“In the age of carbon footprints we are forgetting human footprints”
In the age of carbon footprints when we are debating climate change and working towards the goal where the next generation can have the same access to some of the world's resources, we still have not optimized human footprints. Cities which are naturally designed for walking are increasingly becoming motorized by vehicles and people trying to recuperate from sprawl induced expansions. Walking is becoming longer in distance and time and people who walk to work are often seen as losers. Travel time budgets are breaking new barriers with many people travelling for more than 2 hours a day and getting frustrated with the quality of transport, motivating them to buy more expensive vehicles for satisfaction.
Travel behavior in Jakarta and many other metropolis in Asia are a classic example for this kind of modal migration which boosts motorization. In low income groups, 53% use non motorized transport for daily travel but in mid income groups and high income groups its only 31% and 15% respectively. People migrate to different vehicle modes as they become richer as the walking conditions deteriorate further. Situation has reached a point where a pedestrian has to wait for other pedestrians to unite before crossing the streets. Streets have been barricaded for the people so that vehicle traffic can move more conveniently.
Thus “We are living in an age where we prioritize machines over humans on roads.”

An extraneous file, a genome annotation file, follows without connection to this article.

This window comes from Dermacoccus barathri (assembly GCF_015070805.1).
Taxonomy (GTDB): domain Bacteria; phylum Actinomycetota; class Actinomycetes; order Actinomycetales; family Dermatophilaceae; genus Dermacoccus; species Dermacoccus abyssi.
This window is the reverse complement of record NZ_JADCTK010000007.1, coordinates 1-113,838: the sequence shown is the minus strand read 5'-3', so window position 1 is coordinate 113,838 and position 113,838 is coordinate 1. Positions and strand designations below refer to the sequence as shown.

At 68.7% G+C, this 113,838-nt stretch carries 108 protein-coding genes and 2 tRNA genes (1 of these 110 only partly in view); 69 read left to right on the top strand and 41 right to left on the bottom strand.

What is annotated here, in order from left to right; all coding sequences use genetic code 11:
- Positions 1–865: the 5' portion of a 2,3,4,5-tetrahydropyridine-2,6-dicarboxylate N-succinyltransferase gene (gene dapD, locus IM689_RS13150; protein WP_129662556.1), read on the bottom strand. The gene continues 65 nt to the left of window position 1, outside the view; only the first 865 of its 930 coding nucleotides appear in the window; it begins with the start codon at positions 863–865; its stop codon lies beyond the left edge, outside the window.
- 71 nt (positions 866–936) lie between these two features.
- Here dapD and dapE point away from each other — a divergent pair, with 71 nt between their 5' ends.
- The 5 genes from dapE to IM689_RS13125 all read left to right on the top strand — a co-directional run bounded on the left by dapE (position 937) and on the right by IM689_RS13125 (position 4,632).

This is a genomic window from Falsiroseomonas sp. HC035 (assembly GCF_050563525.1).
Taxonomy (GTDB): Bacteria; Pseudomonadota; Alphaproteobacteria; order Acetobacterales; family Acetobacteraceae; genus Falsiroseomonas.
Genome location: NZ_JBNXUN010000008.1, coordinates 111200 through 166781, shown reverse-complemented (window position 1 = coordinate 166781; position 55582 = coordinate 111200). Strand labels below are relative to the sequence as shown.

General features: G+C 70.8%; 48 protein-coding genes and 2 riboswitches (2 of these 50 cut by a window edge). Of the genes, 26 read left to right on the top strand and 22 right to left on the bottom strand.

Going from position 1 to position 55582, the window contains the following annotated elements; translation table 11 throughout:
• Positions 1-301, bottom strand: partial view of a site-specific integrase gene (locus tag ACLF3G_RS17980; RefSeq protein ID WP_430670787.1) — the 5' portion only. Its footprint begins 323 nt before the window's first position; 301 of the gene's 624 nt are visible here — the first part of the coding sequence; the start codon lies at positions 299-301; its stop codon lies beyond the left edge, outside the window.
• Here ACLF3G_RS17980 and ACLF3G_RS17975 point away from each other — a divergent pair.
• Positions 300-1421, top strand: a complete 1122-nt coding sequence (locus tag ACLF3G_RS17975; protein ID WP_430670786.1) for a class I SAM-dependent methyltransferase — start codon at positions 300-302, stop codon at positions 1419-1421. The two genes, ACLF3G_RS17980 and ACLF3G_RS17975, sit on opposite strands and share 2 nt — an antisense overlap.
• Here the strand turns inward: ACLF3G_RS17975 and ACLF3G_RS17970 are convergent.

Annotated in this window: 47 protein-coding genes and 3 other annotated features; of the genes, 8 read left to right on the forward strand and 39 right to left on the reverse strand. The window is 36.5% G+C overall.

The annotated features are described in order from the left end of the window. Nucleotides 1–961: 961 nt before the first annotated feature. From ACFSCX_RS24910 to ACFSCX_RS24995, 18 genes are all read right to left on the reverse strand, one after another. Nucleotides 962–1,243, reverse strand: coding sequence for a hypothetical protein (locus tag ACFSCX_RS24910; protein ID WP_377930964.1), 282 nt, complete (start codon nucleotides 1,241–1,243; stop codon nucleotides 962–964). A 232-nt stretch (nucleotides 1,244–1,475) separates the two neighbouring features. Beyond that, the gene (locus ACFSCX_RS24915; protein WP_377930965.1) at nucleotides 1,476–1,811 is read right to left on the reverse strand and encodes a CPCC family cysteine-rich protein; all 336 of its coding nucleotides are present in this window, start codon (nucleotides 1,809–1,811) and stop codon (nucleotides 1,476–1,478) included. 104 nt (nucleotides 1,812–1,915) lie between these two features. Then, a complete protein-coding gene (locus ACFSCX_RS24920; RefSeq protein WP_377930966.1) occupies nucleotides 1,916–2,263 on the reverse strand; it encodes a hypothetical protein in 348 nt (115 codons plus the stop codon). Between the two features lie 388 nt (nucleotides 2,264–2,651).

What can we do about this?
CAI-Asia with our country networks and with support from ADB and city governments are coming up with a detailed walkability surveys for about 12 Asian cities. We have been seeking help from 12 city officials and CAI-Asia partners to do this detailed assessment. The cities include – Manila, Davao, Cebu, Kathmandu, Hanoi, Ulaanbaatar, Lanzhou, Colombo, Kota, Hong kong, Karachi and Jakarta. We are also actively looking for support from individuals and institutions to increase the number of cities. The methodology of the survey has been adopted from Global Walkability Index by Holly Krambeck. The methodology is very simple.
When we designed this project, we thought of creating bottom-up support locally in individual cities and helping local stakeholders with simple tools so that they can work with policymakers and media people in highlighting and improving pedestrian facilities. We have come a small distance with this project and hope to work with more cities in next few months and with an annual plan so that we can have a "walkable" Asia!
Furthermore, we are trying to develop a website which has resources with instructions as to how to implement the surveys and work with policymakers in improving pedestrian facilities and walkability in our cities.
We will be presenting the findings of the surveys in the coming days and would seek your active insights and participation in this regard. Any help with pedestrian-related information from your cities will help us in bringing out the facts before the policy makers.
Let’s not forget human footprints as we pursue transport carbon footprints…….